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This article compares VTSAX vs VTI — Vanguard’s Total Market Index Fund Admiral Shares to Vanguard’s Total Stock Market ETF (exchange-traded fund).
Both are passively managed stock funds popular in retirement accounts.
Index mutual funds and ETFs track market indexes like the S&P 500.
VTSAX and VTI are much broader than the S&P 500. The funds track more than 3,700 stocks.
If you own either fund, you own a tiny piece of nearly all the public companies in the U.S.
Passive index fund managers do not pick stocks. They allocate money to all stocks in the market index to track its performance. Managers receive a small fee to achieve this outcome.
Since most actively managed funds do not beat their target benchmarks, many fiduciary financial planners recommend index funds instead of actively managed funds or individual stocks.
Bottom Line Upfront (BLUF)
Before I get into the details of VTSAX vs VTI, it’s important to keep the following in mind:
- The funds are essentially identical and will accomplish the same investment objective.
- The most significant difference is one is a mutual fund, and the other is an ETF. This difference will affect how investors purchase the funds and reinvest dividends.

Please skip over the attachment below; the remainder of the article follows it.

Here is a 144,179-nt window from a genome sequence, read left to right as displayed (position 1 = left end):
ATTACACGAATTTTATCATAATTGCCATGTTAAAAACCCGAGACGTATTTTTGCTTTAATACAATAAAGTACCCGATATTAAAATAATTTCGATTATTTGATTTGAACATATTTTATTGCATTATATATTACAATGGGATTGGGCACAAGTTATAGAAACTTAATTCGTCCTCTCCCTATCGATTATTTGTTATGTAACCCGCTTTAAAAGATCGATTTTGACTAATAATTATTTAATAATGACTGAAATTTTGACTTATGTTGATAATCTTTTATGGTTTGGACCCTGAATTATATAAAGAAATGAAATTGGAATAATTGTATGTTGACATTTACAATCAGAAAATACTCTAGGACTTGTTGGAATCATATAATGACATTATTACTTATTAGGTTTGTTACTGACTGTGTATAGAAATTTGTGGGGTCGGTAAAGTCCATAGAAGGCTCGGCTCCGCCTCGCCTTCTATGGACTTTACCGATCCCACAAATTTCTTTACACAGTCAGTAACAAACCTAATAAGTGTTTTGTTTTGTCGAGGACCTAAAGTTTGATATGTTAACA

- VTSAX has a $3,000 minimum investment. The VTI minimum investment is $1.00.
- Both funds are excellent, low-fee options for your portfolio.
- Vanguard customers can own either fund without issue. Non-Vanguard investors should avoid VTSAX and choose VTI (see ETFs section).
Please note that both funds update their prospectuses regularly. The information referenced in this article will change over time.
The best resource for both funds is Vanguard’s website.
Here are links to the most updated information at Vanguard. Consider the information on those pages to be the authoritative data source.
VTSAX vs VTI — Side-by-Side Comparison
Here’s a side-by-side comparison of both funds. Scroll right on mobile.
A few noticeable differences comparing VTI vs VTSAX:
- The funds are virtually the same. Slight differences in the expense ratio and returns are insignificant and should not influence investors’ investment decisions.
- VTSAX has a $3,000 minimum investment. VTI’s minimum investment is $1, making it more accessible to beginner investors.
VTSAX vs VTI— Benchmark Indexes
VTSAX and VTI are indexed to the CRSP U.S. Total Market Index. CRSP stands for the Center for Research in Security Prices, an affiliate of the University of Chicago Booth School of Business.
Visit this page for the latest information about the index.
The index has more than 3,700 constituents, making up nearly all equities in U.S. markets. Vanguard uses several CRSP indexes to build its family of low-cost index funds.